BTL Mark: Resolve interoperability issues & increase buyer confidence
With the rising cost of power, building owners, operators, and energy managers will be looking for energy conservation measures (ECMs) for their buildings. At the same time they must maintain a comfortable environment because there have been numerous studies indicating that as the building environment degrades so does the ability for students to learn and the occupants to be productive. They will have to establish the delicate balance of reducing energy cost while maintaining a comfortable environment.
There is additional complexity for those managers with multiple facilities. Not only must they evaluate the energy efficiency and comfort level of each facility, but they must also use objective data to compare each building’s performance against the other. These comparisons require objective data that allows statistical comparison. In the end they must be able to apply their limited resources toward projects that have the greatest opportunity for improvement. Decisions on where to apply resources cannot be made unless the value of both the building’s efficiency and its comfort are equally represented, and the following questions are answered:
How do I determine which building is truly the least efficient?
How do I monitor if an ECM is actually saving the money that was estimated?
Did the ECM cause the building environment to get worse or improve?
Which building is the most uncomfortable?
Am I willing to sacrifice a comfortable environment for energy savings? To what extent?
In the past the answers to these questions were, at best, a guess. The energy consumption or environmental information, such as individual trend data, may be accessible in a building automation system, but the time to investigate and make decisions based on the granular information can be impractical.
New programs are now available where the granular information can be collected and “rolled up” into easily understandable reports based on different criteria. The power of these reports is that they are timely, intuitive, and revealing. Using this information allows the user to easily identify where they can receive the most bang from their ECM or retrofit buck.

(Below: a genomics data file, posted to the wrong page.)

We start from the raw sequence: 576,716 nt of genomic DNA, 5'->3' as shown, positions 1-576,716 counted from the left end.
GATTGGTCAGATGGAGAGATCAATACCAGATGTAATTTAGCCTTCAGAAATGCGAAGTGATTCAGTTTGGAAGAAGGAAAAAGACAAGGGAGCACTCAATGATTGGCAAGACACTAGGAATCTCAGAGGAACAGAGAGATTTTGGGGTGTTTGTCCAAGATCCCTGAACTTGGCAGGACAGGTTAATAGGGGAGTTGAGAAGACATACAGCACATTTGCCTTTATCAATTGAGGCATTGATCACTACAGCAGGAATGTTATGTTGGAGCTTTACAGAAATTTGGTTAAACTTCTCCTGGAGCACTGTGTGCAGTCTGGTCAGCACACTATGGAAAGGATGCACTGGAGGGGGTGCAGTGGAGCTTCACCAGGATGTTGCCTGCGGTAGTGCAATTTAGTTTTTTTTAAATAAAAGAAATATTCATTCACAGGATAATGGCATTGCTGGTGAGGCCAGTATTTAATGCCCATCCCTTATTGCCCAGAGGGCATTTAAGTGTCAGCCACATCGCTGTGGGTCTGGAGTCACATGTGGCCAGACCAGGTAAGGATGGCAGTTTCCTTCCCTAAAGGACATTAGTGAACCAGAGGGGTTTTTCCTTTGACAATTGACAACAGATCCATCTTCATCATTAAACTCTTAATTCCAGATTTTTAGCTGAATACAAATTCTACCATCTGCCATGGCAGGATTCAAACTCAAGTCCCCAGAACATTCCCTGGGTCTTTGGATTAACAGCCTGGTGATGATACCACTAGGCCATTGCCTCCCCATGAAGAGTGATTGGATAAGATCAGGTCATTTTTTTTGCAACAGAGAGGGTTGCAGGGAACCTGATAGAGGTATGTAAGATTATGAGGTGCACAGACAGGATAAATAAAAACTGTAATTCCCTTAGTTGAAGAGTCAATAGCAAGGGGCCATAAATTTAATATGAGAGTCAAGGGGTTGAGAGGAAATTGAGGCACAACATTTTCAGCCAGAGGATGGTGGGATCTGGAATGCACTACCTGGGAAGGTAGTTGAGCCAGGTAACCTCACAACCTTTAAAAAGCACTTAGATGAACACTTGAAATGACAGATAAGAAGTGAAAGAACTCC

Automated Logic, known for its ability to present large amounts of data in a simple and understandable way, is now introducing M-Power. M-Power extracts the building’s environmental conditions and utility data from their building automation system (WebCTRL) allowing the user to sort and compare their buildings, based on operator selected criteria. M-Power continuously grades the building’s comfort level by comparing real time conditions against the individual set points for each zone’s temperature, humidity, and CO2 level. M-Power also allows the user to compare buildings based on a combination of factors such as Environmental Index (comfort), utility usage, utility cost, building square footage, building runtime, and number of occupants. With this “rolled up” utility and comfort data the building owner, operator, or energy manager can easily identify which building is the least energy efficient and/or is the worst at maintaining a comfortable environment for the occupants. Using both of these criteria for making decisions promotes energy conservation with a conscience.
Equally important to the decision making process is the feedback loop. The M-Power system has reports that monitor the effects an ECM has on the building for energy savings and comfort. Using data stored in the WebCTRL server, the M-Power system reports on the energy usage and building environment before and after the ECM’s are implemented, normalizing the saving based on the building’s runtime and energy rates, so a fair comparison can be made.
With the advancement in automation systems, building owners, operators, and energy managers can now easily access the information they need to make informed decisions as to where to spend their energy conservation or retrofit budgets while maintaining comfort standards. Today’s focus should be on energy conservation, with a conscience.
About the Author
Kenny Sibley is the Technical Manager for Automated Logic Corporation/United Environmental Services and has over 28 years of experience in commercial temperature controls, direct digital controls and building automation systems. For more information contact him at firstname.lastname@example.org
[Click Banner To Learn More]
[Home Page] [The Automator] [About] [Subscribe ] [Contact Us]